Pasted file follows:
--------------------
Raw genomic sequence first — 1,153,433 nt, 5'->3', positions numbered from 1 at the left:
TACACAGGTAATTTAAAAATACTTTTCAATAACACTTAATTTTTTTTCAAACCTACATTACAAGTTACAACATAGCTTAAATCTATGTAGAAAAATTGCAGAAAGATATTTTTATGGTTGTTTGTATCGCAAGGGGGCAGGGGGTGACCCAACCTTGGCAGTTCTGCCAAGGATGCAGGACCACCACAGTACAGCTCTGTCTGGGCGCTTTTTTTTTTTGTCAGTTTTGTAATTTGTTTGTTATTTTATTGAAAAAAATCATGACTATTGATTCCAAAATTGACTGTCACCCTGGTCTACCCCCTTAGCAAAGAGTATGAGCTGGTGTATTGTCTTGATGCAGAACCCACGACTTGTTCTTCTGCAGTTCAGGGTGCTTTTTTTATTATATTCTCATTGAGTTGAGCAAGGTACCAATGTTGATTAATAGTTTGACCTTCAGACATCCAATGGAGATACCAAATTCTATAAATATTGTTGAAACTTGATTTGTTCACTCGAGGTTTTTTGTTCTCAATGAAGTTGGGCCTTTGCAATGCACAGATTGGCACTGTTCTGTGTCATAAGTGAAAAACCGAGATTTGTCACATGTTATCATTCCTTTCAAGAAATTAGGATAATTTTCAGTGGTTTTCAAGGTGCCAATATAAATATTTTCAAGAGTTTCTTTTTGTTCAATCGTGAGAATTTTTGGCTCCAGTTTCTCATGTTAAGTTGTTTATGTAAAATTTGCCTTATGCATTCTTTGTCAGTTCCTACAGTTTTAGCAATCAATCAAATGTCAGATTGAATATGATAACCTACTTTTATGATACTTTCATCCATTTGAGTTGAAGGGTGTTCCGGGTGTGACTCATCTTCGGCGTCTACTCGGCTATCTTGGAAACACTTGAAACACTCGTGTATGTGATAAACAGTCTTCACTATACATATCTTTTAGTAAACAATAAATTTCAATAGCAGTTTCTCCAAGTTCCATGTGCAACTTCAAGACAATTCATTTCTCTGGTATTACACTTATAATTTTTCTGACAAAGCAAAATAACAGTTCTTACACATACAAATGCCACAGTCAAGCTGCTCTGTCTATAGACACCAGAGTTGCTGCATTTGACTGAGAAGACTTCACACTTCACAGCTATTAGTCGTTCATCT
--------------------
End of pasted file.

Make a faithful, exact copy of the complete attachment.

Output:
Raw genomic sequence first — 1,153,433 nt, 5'->3', positions numbered from 1 at the left:
TACACAGGTAATTTAAAAATACTTTTCAATAACACTTAATTTTTTTTCAAACCTACATTACAAGTTACAACATAGCTTAAATCTATGTAGAAAAATTGCAGAAAGATATTTTTATGGTTGTTTGTATCGCAAGGGGGCAGGGGGTGACCCAACCTTGGCAGTTCTGCCAAGGATGCAGGACCACCACAGTACAGCTCTGTCTGGGCGCTTTTTTTTTTTGTCAGTTTTGTAATTTGTTTGTTATTTTATTGAAAAAAATCATGACTATTGATTCCAAAATTGACTGTCACCCTGGTCTACCCCCTTAGCAAAGAGTATGAGCTGGTGTATTGTCTTGATGCAGAACCCACGACTTGTTCTTCTGCAGTTCAGGGTGCTTTTTTTATTATATTCTCATTGAGTTGAGCAAGGTACCAATGTTGATTAATAGTTTGACCTTCAGACATCCAATGGAGATACCAAATTCTATAAATATTGTTGAAACTTGATTTGTTCACTCGAGGTTTTTTGTTCTCAATGAAGTTGGGCCTTTGCAATGCACAGATTGGCACTGTTCTGTGTCATAAGTGAAAAACCGAGATTTGTCACATGTTATCATTCCTTTCAAGAAATTAGGATAATTTTCAGTGGTTTTCAAGGTGCCAATATAAATATTTTCAAGAGTTTCTTTTTGTTCAATCGTGAGAATTTTTGGCTCCAGTTTCTCATGTTAAGTTGTTTATGTAAAATTTGCCTTATGCATTCTTTGTCAGTTCCTACAGTTTTAGCAATCAATCAAATGTCAGATTGAATATGATAACCTACTTTTATGATACTTTCATCCATTTGAGTTGAAGGGTGTTCCGGGTGTGACTCATCTTCGGCGTCTACTCGGCTATCTTGGAAACACTTGAAACACTCGTGTATGTGATAAACAGTCTTCACTATACATATCTTTTAGTAAACAATAAATTTCAATAGCAGTTTCTCCAAGTTCCATGTGCAACTTCAAGACAATTCATTTCTCTGGTATTACACTTATAATTTTTCTGACAAAGCAAAATAACAGTTCTTACACATACAAATGCCACAGTCAAGCTGCTCTGTCTATAGACACCAGAGTTGCTGCATTTGACTGAGAAGACTTCACACTTCACAGCTATTAGTCGTTCATCT